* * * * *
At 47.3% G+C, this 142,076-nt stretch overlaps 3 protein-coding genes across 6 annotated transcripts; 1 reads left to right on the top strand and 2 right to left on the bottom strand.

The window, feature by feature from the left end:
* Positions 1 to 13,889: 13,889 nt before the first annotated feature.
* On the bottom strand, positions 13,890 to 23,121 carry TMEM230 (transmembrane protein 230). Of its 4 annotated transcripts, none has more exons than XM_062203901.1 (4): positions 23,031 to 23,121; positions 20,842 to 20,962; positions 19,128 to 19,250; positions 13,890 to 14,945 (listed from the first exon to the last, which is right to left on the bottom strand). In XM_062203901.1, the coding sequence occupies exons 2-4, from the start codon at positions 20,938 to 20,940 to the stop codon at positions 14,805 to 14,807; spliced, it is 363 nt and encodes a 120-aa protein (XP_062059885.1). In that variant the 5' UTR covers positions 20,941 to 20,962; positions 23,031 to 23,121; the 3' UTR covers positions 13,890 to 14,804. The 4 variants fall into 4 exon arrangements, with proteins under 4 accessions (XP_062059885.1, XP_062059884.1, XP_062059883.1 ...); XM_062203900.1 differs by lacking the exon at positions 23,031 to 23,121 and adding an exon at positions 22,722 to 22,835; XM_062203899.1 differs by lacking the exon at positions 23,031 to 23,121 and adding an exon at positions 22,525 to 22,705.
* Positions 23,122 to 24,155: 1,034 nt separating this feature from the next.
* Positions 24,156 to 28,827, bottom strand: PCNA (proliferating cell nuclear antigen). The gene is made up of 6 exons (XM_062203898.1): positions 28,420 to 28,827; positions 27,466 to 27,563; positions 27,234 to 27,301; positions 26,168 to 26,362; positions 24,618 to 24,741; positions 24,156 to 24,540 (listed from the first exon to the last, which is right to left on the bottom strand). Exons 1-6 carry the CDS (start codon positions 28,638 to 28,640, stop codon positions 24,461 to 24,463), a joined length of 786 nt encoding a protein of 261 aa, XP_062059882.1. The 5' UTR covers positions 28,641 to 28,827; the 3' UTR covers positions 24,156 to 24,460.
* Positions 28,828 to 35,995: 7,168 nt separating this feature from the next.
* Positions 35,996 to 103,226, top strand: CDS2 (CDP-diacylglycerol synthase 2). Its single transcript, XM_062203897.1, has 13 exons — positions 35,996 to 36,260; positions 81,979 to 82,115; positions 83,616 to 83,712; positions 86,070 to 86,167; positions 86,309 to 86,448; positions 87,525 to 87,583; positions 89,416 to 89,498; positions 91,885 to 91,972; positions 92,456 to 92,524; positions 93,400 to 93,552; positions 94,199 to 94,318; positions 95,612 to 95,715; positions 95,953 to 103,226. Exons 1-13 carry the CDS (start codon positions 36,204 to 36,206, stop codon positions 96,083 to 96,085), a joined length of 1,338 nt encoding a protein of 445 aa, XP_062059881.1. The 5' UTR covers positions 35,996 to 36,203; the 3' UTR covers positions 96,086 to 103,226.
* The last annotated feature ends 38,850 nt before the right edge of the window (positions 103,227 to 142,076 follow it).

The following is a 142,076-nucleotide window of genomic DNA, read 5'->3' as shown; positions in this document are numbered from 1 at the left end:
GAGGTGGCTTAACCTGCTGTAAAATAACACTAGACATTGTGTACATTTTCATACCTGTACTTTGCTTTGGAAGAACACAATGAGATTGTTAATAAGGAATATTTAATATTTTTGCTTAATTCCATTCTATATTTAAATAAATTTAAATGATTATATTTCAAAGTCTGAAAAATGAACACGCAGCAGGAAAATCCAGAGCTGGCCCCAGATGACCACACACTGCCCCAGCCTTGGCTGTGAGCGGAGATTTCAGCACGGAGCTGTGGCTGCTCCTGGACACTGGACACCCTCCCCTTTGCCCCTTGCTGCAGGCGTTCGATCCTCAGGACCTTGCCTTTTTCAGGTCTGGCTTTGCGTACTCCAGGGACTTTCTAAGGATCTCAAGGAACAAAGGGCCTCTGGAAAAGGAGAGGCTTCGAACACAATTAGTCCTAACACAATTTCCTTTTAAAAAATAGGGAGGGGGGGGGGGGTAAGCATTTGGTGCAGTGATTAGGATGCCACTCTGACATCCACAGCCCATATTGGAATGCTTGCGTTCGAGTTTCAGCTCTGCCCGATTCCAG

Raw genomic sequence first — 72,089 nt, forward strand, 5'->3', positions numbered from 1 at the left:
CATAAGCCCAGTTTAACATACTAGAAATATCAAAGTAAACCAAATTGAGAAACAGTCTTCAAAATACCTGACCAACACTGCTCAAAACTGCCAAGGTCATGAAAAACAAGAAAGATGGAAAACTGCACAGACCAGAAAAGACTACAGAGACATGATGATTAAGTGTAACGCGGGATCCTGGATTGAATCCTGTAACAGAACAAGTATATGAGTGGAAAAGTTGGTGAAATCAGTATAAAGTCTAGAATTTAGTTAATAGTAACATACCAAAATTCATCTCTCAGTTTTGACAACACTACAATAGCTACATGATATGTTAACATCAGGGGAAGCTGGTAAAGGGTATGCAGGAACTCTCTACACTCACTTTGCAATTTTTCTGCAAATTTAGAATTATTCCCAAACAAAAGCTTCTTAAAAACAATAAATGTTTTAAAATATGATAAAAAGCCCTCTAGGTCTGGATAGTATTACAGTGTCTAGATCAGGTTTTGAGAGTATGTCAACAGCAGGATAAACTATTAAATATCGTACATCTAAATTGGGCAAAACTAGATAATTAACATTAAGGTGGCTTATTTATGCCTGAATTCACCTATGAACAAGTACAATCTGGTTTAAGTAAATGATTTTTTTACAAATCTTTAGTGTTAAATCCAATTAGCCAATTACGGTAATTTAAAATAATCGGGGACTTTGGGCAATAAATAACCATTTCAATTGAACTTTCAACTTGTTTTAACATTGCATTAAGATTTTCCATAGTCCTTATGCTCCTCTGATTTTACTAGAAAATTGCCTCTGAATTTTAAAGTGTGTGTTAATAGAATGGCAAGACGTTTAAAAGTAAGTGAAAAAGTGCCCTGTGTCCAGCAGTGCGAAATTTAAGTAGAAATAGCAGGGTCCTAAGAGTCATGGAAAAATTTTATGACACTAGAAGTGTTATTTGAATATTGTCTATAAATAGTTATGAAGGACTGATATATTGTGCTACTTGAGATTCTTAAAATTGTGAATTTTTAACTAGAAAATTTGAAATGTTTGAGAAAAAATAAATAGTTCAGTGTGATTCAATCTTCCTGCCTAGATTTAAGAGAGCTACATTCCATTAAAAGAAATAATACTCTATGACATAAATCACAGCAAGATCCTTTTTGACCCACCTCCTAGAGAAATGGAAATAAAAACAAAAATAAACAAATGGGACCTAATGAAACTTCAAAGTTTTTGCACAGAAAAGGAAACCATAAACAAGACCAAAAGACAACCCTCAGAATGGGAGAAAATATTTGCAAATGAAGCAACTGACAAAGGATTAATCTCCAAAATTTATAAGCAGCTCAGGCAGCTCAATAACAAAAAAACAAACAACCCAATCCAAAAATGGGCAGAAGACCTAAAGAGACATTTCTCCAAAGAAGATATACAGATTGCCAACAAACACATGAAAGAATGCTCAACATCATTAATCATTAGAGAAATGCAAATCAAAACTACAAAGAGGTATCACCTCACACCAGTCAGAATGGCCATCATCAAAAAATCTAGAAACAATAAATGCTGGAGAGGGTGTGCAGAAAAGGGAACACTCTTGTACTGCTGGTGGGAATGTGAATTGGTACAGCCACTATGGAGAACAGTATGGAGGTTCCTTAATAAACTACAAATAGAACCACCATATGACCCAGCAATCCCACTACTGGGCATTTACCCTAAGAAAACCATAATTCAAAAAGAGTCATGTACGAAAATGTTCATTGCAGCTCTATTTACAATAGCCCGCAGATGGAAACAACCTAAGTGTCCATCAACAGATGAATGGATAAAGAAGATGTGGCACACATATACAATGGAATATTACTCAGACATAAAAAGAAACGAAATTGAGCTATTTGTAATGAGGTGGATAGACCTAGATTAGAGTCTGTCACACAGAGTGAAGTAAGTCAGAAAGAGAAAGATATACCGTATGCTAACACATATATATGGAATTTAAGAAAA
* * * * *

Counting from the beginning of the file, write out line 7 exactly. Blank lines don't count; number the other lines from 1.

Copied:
* Positions 28,828 to 35,995: 7,168 nt separating this feature from the next.